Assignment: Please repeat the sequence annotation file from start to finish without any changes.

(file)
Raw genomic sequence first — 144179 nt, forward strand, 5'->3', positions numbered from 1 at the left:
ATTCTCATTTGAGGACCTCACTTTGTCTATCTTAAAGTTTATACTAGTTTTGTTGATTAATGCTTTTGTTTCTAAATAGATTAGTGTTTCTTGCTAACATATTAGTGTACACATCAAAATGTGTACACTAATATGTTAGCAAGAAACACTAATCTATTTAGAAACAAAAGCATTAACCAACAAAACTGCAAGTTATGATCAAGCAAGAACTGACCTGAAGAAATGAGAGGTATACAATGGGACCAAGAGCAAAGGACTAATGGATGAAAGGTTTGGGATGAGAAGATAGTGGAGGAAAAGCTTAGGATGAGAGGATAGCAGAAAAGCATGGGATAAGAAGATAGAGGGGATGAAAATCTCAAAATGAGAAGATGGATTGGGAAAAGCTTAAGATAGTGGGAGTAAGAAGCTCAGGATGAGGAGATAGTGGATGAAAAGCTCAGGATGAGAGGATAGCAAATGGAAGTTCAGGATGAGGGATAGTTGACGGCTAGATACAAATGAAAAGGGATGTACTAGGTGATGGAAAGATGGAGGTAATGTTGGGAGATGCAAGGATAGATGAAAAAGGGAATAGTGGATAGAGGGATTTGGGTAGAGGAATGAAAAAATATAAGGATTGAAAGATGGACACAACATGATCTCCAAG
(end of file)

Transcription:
Raw genomic sequence first — 144179 nt, forward strand, 5'->3', positions numbered from 1 at the left:
ATTCTCATTTGAGGACCTCACTTTGTCTATCTTAAAGTTTATACTAGTTTTGTTGATTAATGCTTTTGTTTCTAAATAGATTAGTGTTTCTTGCTAACATATTAGTGTACACATCAAAATGTGTACACTAATATGTTAGCAAGAAACACTAATCTATTTAGAAACAAAAGCATTAACCAACAAAACTGCAAGTTATGATCAAGCAAGAACTGACCTGAAGAAATGAGAGGTATACAATGGGACCAAGAGCAAAGGACTAATGGATGAAAGGTTTGGGATGAGAAGATAGTGGAGGAAAAGCTTAGGATGAGAGGATAGCAGAAAAGCATGGGATAAGAAGATAGAGGGGATGAAAATCTCAAAATGAGAAGATGGATTGGGAAAAGCTTAAGATAGTGGGAGTAAGAAGCTCAGGATGAGGAGATAGTGGATGAAAAGCTCAGGATGAGAGGATAGCAAATGGAAGTTCAGGATGAGGGATAGTTGACGGCTAGATACAAATGAAAAGGGATGTACTAGGTGATGGAAAGATGGAGGTAATGTTGGGAGATGCAAGGATAGATGAAAAAGGGAATAGTGGATAGAGGGATTTGGGTAGAGGAATGAAAAAATATAAGGATTGAAAGATGGACACAACATGATCTCCAAG